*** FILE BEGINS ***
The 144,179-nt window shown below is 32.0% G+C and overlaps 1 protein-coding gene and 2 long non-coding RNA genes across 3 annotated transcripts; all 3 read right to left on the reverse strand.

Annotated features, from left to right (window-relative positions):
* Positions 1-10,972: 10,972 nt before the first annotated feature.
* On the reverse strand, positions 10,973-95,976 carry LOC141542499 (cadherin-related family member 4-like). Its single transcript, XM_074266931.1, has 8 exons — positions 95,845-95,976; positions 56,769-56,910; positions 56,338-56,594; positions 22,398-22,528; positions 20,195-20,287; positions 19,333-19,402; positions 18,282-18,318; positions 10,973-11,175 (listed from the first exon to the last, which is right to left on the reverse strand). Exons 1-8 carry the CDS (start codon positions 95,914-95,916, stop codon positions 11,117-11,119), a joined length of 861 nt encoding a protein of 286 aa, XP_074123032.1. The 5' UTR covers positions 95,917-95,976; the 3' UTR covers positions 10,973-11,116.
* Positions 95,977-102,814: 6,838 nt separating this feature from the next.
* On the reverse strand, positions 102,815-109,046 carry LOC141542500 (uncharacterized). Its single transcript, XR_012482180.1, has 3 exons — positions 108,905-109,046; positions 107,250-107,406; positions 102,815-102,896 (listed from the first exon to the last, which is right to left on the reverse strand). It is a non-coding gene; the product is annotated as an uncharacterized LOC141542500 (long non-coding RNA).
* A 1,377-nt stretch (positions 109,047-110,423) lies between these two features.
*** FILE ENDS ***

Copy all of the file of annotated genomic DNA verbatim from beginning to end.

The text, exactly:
The 144,179-nt window shown below is 32.0% G+C and overlaps 1 protein-coding gene and 2 long non-coding RNA genes across 3 annotated transcripts; all 3 read right to left on the reverse strand.

Annotated features, from left to right (window-relative positions):
* Positions 1-10,972: 10,972 nt before the first annotated feature.
* On the reverse strand, positions 10,973-95,976 carry LOC141542499 (cadherin-related family member 4-like). Its single transcript, XM_074266931.1, has 8 exons — positions 95,845-95,976; positions 56,769-56,910; positions 56,338-56,594; positions 22,398-22,528; positions 20,195-20,287; positions 19,333-19,402; positions 18,282-18,318; positions 10,973-11,175 (listed from the first exon to the last, which is right to left on the reverse strand). Exons 1-8 carry the CDS (start codon positions 95,914-95,916, stop codon positions 11,117-11,119), a joined length of 861 nt encoding a protein of 286 aa, XP_074123032.1. The 5' UTR covers positions 95,917-95,976; the 3' UTR covers positions 10,973-11,116.
* Positions 95,977-102,814: 6,838 nt separating this feature from the next.
* On the reverse strand, positions 102,815-109,046 carry LOC141542500 (uncharacterized). Its single transcript, XR_012482180.1, has 3 exons — positions 108,905-109,046; positions 107,250-107,406; positions 102,815-102,896 (listed from the first exon to the last, which is right to left on the reverse strand). It is a non-coding gene; the product is annotated as an uncharacterized LOC141542500 (long non-coding RNA).
* A 1,377-nt stretch (positions 109,047-110,423) lies between these two features.